Findings from a large study suggest the simple blood test may be an even better predictor of heart attack or stroke risk than cholesterol levels. The American Heart Association and the CDC plan to issue a joint statement on its clinical use soon, but experts say it is still not clear whether routine testing is needed.
"I think most of us in the field are quite excited by this, but there are still many unanswered questions," cardiologist Lori Mosca, MD, PhD, tells WebMD. "This marker appears to predict future [heart] events, independent of other risk factors. The limitation is that we don't yet know if lowering C-reactive protein levels lowers one's risk of heart disease."
In recent years, researchers have found that blood vessels in people with heart disease have inflammation. C-reactive protein (CRP) is released into the blood in response to this inflammation. Although previous research has shown elevated CRP levels to be predictive of heart attack and stroke, these studies were mostly small and had short follow-up times.
In this study, researchers from Boston's Brigham and Women's Hospital measured CRP and LDL "bad" cholesterol levels in close to 28,000 women. Their findings are published in the Nov. 14 issue of TheNew England Journal of Medicine.
After following the women for eight years, they found that CRP was superior to LDL cholesterol for predicting risk of heart attack, stroke, and sudden death due to heart causes. This held true even after adjusting for known risk factors of heart disease, such as smoking, older age, and diabetes.
In fact, women with high CRP but low cholesterol levels were at higher risk for heart attacks and strokes than those who had high cholesterol levels but low CRP, according to lead researcher Paul M. Ridker, MD.
The findings add to the evidence that low-grade inflammation within the body is a leading cause of heart disease. It is believed that such inflammation leads to the weakening and eventual rupture of artery-clogging plaques, which cause heart attacks and strokes.
"This data represents a fundamental shift in our thinking about [heart] disease and its prevention," Ridker says. "It is no longer acceptable for physicians to focus solely on cholesterol since the evidence is overwhelming that those with low cholesterol but high CRP are in fact a very high-risk group."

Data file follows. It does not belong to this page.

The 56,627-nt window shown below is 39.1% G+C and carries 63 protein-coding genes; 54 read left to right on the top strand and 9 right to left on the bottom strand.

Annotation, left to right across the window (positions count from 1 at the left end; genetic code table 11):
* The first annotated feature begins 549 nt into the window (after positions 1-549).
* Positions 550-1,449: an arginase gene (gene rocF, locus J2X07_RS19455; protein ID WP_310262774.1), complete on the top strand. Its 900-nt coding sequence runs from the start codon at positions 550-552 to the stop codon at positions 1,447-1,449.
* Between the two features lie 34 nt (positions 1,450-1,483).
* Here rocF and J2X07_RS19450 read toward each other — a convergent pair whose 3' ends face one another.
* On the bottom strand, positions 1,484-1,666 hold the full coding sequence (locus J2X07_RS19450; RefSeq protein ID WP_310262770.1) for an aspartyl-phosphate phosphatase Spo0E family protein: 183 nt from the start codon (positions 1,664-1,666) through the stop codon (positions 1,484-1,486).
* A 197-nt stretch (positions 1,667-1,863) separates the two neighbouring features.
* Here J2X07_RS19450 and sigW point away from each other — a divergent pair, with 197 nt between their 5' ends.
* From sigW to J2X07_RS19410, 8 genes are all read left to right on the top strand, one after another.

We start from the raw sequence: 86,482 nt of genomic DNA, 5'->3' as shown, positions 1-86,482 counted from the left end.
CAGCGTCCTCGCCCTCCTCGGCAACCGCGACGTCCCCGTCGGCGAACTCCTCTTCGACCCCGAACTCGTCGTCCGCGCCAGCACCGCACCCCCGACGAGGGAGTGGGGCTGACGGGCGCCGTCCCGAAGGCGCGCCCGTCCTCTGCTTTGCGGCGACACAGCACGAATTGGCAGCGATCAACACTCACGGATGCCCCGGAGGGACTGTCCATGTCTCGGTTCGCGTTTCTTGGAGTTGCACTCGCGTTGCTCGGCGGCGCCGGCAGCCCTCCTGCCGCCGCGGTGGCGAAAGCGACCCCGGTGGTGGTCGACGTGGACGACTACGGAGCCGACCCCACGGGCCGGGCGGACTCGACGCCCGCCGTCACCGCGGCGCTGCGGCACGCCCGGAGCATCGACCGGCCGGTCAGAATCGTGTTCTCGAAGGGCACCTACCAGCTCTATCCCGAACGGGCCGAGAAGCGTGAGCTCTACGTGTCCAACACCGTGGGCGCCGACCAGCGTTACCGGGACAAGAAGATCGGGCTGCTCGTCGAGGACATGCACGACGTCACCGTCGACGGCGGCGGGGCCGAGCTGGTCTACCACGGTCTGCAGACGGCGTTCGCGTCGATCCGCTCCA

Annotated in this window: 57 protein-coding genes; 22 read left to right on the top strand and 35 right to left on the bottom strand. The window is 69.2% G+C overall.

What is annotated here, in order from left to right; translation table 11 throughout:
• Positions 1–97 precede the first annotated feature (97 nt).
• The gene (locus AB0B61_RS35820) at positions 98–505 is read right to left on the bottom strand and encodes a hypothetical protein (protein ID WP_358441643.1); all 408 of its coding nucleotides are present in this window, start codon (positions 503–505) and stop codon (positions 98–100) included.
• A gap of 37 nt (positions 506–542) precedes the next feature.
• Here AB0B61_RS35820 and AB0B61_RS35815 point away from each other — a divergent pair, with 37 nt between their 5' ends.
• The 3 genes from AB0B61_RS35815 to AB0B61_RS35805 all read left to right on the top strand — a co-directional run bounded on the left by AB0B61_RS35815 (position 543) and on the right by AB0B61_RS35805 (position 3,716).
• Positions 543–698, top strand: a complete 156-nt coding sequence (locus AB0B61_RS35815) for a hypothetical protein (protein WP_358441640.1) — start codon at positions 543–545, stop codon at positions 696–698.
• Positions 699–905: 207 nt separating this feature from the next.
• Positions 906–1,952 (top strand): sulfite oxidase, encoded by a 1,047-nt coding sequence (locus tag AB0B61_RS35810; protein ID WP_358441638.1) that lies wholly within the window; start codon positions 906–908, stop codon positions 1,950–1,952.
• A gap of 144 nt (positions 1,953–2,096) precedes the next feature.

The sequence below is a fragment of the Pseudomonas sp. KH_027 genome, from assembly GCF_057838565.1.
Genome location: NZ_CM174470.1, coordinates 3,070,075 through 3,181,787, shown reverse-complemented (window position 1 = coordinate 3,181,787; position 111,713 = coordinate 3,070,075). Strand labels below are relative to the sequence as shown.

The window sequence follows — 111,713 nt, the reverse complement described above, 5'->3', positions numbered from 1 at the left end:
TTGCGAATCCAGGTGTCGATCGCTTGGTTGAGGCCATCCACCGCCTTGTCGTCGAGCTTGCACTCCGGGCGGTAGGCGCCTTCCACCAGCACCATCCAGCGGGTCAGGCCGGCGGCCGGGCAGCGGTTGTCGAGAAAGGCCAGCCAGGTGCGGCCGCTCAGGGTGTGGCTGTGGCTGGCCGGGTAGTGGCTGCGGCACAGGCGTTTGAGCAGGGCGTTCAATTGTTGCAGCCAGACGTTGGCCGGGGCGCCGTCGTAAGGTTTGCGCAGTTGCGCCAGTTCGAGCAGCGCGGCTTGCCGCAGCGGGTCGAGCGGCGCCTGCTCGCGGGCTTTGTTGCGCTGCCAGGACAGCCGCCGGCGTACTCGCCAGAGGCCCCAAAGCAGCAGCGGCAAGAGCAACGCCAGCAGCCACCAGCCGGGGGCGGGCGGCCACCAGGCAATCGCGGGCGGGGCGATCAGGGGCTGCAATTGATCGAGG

Study co-researcher Nader Rifai, PhD, tells WebMD that since CRP and LDL are independent predictors of heart disease, the two blood tests can be used together to better identify those at risk. Of the women in the study who eventually had heard disease, more than half had cholesterol levels that were considered normal.
"This test should be given routinely," Rifai says. "It will help clinicians identify a group of individuals who are at increased risk for heart disease, who otherwise would be missed."
But American Heart Association president Robert O. Bonow, MD, tells WebMD that the jury is still out on whether CRP testing represents a major advance for the identification of people in danger of having heart attacks and strokes. The role of CRP in clinical practice will be the focus of a special session next week during the AHA's annual scientific meeting in Chicago.
"This marker doesn't really tell us much about people who are at very high risk or very low risk for [heart attack or stroke]," Bonow says. "Its real value may be in people who are on the borderline of needing treatment."
Bonow notes that CRP levels tend to mirror heart risk factors linked to lifestyle. In other words, if you have a healthy lifestyle your levels will probably be low. People who smoke, don't exercise, and/or are overweight are more likely to have high CRP levels.
"It has never occurred to me to have my CRP checked, even though I have a family history of heart disease," says Mosca, who wrote an editorial calling for more testing on the value of CRP. "I'm sure it is just fine because I exercise, eat well, maintain a good body mass index and have an occasional glass of wine."